06.03.2012 | Hildur Fjóla Svansdóttir

Day 1 – Warmth, water and the beginning of Iceland
It must be cold in Iceland?” is one of the most common questions Icelanders get.  And yes, it can be cold here but we have plenty of geothermal warmth to heat up our houses all year round. We start with a visit to Hellisheiði geothermal power plant.  Passing by greenhouse village Hveragerði, located in a geothermal zone, we continue our trip to Friðheimar farm for a visit to a greenhouse where the purest of tomatoes are grown using geothermal energy.  We then visit and walk around the magnificent Gullfoss waterfall and Geysir hot spring area where the hot spring Strokkur spouts every 5-10 minutes.  We end the day with a stroll through Þingvellir National Park, a historical site located on the tectonic plate boundaries of the Mid-Atlantic Ridge. We overnight and dine in Borgarfjörður district, at country hotel Hraunsnef, a charming place where the owners will share with you tales of the hidden people (elfs) in the area.

Day 2 – Miniature Iceland
The Snæfellsnes peninsula is sometimes called a “miniature Iceland”, as it has a little bit of everything Iceland has to offer; varied landscapes including a volcano, a glacier, lava fields, mountains, coastline etc.  We drive along the south coast of the Snæfellsnes peninsula to its most western point where we turn northwards circling the Snæfellsjökull glacier.  We stop at the picturesque village of Arnarstapi where we walk along the sea cliffs. Along the way we will see the unique Lóndrangar cliffs (up to 75m high) and walk around the beautiful bay at Djúpalónssandur. We pass fishing villages Hellissandur, Ólafsvík and Stykkishólmur.  We then head towards the north where we stay overnight at farmer’s guesthouse Gauksmýri, a horse ranch with horse-themed decorations and hosts who will prepare a special dinner for you in the evening.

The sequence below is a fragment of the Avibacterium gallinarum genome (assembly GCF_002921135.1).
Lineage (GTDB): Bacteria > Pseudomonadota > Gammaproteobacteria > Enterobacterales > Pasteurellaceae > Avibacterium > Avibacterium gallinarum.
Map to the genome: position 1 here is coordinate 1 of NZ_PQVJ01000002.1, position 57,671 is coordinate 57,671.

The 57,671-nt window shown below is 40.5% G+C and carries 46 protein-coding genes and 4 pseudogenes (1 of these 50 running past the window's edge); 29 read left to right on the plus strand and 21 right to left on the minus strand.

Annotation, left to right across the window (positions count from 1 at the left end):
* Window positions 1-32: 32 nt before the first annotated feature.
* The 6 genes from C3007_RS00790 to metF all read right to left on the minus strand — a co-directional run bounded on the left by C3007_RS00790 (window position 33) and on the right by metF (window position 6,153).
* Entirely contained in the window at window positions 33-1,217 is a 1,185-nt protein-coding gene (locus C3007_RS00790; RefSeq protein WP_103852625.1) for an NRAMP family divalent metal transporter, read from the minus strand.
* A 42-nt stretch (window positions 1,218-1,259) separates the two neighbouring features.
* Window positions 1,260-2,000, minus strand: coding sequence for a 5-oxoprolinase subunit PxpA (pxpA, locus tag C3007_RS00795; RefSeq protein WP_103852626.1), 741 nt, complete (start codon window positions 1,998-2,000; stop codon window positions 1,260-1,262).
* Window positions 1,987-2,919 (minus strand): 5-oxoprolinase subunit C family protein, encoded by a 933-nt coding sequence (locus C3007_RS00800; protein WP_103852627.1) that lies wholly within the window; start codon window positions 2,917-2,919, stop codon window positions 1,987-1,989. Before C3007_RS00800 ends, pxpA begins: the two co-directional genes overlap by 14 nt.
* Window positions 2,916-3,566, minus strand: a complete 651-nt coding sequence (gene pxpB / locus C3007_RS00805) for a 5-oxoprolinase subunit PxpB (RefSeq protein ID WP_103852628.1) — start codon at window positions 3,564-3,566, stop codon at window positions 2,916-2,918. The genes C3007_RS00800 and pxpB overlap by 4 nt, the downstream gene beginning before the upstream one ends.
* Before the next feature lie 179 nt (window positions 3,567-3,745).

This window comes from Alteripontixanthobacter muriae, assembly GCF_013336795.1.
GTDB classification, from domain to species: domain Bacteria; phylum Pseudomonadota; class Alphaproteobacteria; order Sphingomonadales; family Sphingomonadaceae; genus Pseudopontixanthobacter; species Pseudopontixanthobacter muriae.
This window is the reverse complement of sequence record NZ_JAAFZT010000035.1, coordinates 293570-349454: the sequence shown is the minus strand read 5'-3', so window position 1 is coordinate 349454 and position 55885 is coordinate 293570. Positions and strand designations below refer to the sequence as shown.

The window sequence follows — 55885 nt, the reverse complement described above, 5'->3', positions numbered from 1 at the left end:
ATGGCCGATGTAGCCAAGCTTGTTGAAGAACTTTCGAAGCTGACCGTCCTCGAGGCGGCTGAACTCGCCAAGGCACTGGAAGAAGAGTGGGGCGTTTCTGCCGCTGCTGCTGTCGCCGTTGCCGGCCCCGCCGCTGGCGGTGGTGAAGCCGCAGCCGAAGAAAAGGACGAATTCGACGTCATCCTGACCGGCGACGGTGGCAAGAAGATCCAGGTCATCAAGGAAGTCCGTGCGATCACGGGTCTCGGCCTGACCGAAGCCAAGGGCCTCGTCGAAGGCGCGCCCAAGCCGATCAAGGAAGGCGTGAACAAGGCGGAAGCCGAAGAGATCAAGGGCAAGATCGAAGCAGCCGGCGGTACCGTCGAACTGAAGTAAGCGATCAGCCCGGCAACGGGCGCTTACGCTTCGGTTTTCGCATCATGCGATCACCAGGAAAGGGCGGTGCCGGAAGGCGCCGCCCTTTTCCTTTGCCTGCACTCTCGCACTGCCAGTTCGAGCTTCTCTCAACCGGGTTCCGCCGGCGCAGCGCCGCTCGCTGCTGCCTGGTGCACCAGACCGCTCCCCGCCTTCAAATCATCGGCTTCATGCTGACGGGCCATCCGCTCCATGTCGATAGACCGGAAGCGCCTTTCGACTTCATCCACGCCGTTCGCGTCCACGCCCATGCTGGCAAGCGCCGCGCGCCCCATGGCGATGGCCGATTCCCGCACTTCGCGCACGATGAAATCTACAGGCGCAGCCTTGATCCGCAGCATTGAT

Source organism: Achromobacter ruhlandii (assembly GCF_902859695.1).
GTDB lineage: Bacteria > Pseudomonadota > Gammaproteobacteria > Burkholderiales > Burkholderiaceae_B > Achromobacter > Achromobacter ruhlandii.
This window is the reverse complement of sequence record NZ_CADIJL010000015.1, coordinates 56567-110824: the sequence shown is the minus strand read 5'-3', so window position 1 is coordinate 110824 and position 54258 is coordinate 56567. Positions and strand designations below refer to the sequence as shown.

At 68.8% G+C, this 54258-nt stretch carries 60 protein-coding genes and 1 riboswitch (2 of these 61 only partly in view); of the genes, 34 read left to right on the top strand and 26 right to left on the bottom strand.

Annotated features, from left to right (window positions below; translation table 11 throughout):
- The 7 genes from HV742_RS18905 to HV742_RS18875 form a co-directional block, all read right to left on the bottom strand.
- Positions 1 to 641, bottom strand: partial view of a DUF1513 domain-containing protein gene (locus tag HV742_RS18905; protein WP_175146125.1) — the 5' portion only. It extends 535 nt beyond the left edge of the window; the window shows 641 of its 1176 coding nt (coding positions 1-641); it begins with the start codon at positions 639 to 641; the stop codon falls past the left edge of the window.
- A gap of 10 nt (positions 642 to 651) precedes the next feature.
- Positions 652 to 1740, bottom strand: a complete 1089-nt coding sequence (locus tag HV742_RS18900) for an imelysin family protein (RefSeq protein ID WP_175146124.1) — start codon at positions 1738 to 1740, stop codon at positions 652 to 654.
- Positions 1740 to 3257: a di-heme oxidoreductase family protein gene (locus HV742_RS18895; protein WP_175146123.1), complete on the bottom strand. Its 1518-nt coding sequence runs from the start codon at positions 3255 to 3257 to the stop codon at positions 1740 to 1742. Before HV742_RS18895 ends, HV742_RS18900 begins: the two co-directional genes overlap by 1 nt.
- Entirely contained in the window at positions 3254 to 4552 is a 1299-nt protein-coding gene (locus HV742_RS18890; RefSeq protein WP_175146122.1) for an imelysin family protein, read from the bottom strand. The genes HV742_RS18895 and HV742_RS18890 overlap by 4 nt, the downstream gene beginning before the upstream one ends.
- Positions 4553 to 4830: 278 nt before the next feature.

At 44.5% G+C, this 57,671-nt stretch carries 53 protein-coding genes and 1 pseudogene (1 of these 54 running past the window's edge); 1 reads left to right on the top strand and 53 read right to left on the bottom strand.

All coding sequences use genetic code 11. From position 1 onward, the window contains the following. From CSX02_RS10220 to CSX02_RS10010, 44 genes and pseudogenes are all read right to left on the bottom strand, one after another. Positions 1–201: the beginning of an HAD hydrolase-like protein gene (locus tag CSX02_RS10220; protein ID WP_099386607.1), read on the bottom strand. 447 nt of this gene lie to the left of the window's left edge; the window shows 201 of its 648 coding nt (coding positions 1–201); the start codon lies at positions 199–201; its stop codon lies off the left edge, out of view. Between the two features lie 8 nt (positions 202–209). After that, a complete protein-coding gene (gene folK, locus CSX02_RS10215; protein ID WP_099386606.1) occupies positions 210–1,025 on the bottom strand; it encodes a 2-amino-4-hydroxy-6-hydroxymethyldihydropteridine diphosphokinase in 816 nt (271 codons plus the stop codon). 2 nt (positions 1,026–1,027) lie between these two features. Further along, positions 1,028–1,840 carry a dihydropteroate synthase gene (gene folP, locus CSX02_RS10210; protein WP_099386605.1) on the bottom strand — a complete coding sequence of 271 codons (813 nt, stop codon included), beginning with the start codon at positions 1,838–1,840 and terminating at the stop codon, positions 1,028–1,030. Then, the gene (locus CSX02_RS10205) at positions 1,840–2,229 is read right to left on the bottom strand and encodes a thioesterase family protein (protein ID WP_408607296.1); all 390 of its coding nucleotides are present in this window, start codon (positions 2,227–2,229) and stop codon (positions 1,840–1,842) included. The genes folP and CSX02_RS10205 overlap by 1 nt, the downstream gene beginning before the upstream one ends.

Day 3 – Horses and “hangikjöt”
We start the day with an introduction to the Icelandic horse at Gauksmýri farm where we visit the stables and learn all there is to know about the unique Icelandic horse breed and its five gaits.  We then continue to Akureyri town with its 15,000 inhabitants, often called “the capital of the north“ by locals.  After a short sightseeing tour where we pass the best known landmarks of Akureyri you will have some time to stroll around the town center and perhaps have a chat with locals at one of the cafés.  Our next stop is at Öngulsstaðir where we visit the old farm and get to taste their traditional home-smoked lamb meat “hangikjöt”, a must to taste when travelling in Iceland.  The last stop is at Goðafoss waterfall or “waterfall of the gods“.  We spend the night at Stóru-Laugar, a charming and newly renovated farmer‘s guesthouse.  Our hosts at Stóru-Laugar will prepare dinner as they know best, after which it is possible to spend the evening relaxing in the outdoor jacuzzi (and who knows, perhaps conditions for viewing the Northern Lights will be favorable!)

Day 4 – Magical Mývatn
Lake Mývatn is one of the most cherished jewels of the north and has a lot to offer.  A fascinating walk in between the lava formations at Dimmuborgir is a must, as well as a walk among the pseudo craters at Skútustaðir. The geothermal area at Námaskarð pass is definitely one of the highlights of the day, with its extraordinary colors, boiling mud pots and special smell.  We also stop at the Nature Baths for a refreshing geothermal dip - a perfect way to keep warm in our cool climate!  We then visit a bird museum and find out which birds make Mývatn their home and nest around the lake.  Then it is time to bid farewell to Lake Mývatn and return to the Akureyri area for an overnight stay at farmer’s guesthouse Skjaldarvík. The owner will amaze you with her extraordinary designs and decorations to be seen everywhere around the guesthouse  – also in the dining hall where you will enjoy the last dinner on this tour.

Day 5 – “Troll peninsula”, a peak into the past and return to the city of Reykjavík
Tröllaskagi, or the “troll peninsula” will be our first destination. We drive through a couple of small fishing villages until we arrive at Siglufjörður village, famous for its herring fishing industry of the past. We will be met by a local guide at the Herring Era Museum, the largest maritime museum in Iceland, who will guide us through this important era of Icelandic history.  We then continue around the peninsula arriving in Skagafjörður where we take another step into the past and visit Glaumbær folk museum, a turf farm that gives a special insight into how Icelanders lived throughout the centuries. We continue south, arriving in Reykjavík in the late afternoon….or should we perhaps just start the tour again?

In the area

Please see our Privacy policy.